When a speaker changed languages too quickly, the TARDIS translation circuit would take time to switch over. For example, the Eighth Doctor used the verb "courir" in French, surrounded by English words, and it was not automatically translated. (AUDIO: The Mummy Speaks! [+]Loading...["The Mummy Speaks! (audio story)"]) The Doctor was able to bypass the translation circuits to say minor phrases in other languages, such as "thanks" in Vietnamese (PROSE: Interesting Times [+]Loading...["Interesting Times (short story)"]) or "Allons-y". (TV: Army of Ghosts [+]Loading...["Army of Ghosts (TV story)"], et al.) The Twelfth Doctor once claimed this was because of his precise control over the translation circuits. (COMIC: Four Doctors [+]Loading...["Four Doctors (comic story)"])

However, "overthink[ing] it" could trip this up. For example, Charlotte Pollard tried to say "et voila" and heard herself saying "there it is". She only managed "et voila" when she was trying to speak in English again. (AUDIO: The Mummy Speaks! [+]Loading...["The Mummy Speaks! (audio story)"]) Such phrases sounded to locals like another language. Donna Noble's attempts to speak Latin in Pompeii sounded to locals like Celtic. (TV: The Fires of Pompeii [+]Loading...["The Fires of Pompeii (TV story)"])

Words and phrases which did not exist in a certain language at a certain time would not be translated at all. In 79 AD, Pompeii resident Lobus Caecilius did not understand the word "volcano" when Donna Noble attempted to warn him about the coming eruption of Mount Vesuvius, as the word was only coined by the Romans after the disaster. (TV: The Fires of Pompeii [+]Loading...["The Fires of Pompeii (TV story)"]) In 1983, Clara Oswald found onboard the Firebird that while her speech translated into perfect Russian, "hen night" and "karaoke" did not since those words did not exist in that language in that year. (TV: Cold War [+]Loading...["Cold War (TV story)"])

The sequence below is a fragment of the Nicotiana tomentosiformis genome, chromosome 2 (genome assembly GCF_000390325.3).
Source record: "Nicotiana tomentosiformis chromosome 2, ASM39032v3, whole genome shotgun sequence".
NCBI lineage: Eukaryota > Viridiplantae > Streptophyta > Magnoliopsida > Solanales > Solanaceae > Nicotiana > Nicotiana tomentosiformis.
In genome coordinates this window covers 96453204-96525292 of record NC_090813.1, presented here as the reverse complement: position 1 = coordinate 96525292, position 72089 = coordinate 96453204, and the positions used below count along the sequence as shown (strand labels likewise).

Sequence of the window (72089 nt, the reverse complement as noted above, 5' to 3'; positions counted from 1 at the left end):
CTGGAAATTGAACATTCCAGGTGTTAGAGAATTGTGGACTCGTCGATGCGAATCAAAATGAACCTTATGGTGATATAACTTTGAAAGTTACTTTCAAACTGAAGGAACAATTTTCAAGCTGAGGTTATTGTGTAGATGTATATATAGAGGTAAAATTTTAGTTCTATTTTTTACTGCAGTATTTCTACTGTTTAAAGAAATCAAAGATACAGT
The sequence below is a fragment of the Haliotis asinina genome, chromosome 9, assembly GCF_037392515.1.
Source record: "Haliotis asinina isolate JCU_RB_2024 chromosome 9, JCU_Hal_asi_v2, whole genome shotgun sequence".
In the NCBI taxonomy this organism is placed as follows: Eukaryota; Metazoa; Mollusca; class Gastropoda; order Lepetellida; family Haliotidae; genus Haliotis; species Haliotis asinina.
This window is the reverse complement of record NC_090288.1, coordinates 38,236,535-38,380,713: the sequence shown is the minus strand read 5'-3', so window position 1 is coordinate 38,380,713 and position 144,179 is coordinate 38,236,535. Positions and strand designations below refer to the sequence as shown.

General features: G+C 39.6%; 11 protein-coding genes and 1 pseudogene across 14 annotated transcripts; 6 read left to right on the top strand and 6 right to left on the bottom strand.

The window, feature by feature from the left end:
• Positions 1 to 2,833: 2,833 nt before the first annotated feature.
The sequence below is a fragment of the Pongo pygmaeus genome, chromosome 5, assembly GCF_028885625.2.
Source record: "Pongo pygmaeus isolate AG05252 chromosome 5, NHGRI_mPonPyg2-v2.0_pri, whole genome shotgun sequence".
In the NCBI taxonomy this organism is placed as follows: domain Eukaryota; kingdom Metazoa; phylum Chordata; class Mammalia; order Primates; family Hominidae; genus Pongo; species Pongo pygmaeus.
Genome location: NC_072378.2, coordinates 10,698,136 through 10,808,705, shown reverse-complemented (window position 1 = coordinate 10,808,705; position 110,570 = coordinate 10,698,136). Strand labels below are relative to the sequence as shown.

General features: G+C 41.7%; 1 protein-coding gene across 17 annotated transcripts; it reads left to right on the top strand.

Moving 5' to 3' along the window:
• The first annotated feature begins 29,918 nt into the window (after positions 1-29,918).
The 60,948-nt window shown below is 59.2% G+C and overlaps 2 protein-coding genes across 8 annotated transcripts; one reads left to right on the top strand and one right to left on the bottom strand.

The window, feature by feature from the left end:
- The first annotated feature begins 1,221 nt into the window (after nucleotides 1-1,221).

The written word took "longer to translate" than spoken language. This lag meant it took time before Amy Pond could read her daughter's name in the language of the Gamma Forests. (TV: A Good Man Goes to War [+]Loading...["A Good Man Goes to War (TV story)"]) While visiting Vincent van Gogh, the Doctor's TARDIS was covered in posters which remained in French. (TV: Vincent and the Doctor [+]Loading...["Vincent and the Doctor (TV story)"]) On Heaven, the Seventh Doctor claimed that the TARDIS could not translate writing since it didn't have a mind to read, and thus he was unable to read Heavenite. (PROSE: Love and War [+]Loading...["Love and War (novel)"])

In his third incarnation, the Doctor knew the eyebrow language of the Delphon — musing later that this was one language that could not be translated automatically and it had taken some time for him to learn the subtle nuances of the language — but did not understand Chicken or Polari. (TV: Spearhead from Space [+]Loading...["Spearhead from Space (TV story)"], Carnival of Monsters [+]Loading...["Carnival of Monsters (TV story)"], AUDIO: The Blame Game [+]Loading...["The Blame Game (audio story)"], The Havoc of Empires [+]Loading...["The Havoc of Empires (audio story)"]) When he was on the island of Salutua, the Doctor was unable to communicate with the Semquess, but this can be attributed to his current distance from the TARDIS- which was back in England thirty-six years in the future- and the complexity of the Semquess language, which both featured underwater communication and use of their multiple limbs. (PROSE: The Eye of the Giant [+]Loading...["The Eye of the Giant (novel)"]) The Eighth Doctor spoke gorilla, though it did not translate for Charlotte Pollard. (AUDIO: The Mummy Speaks! [+]Loading...["The Mummy Speaks! (audio story)"])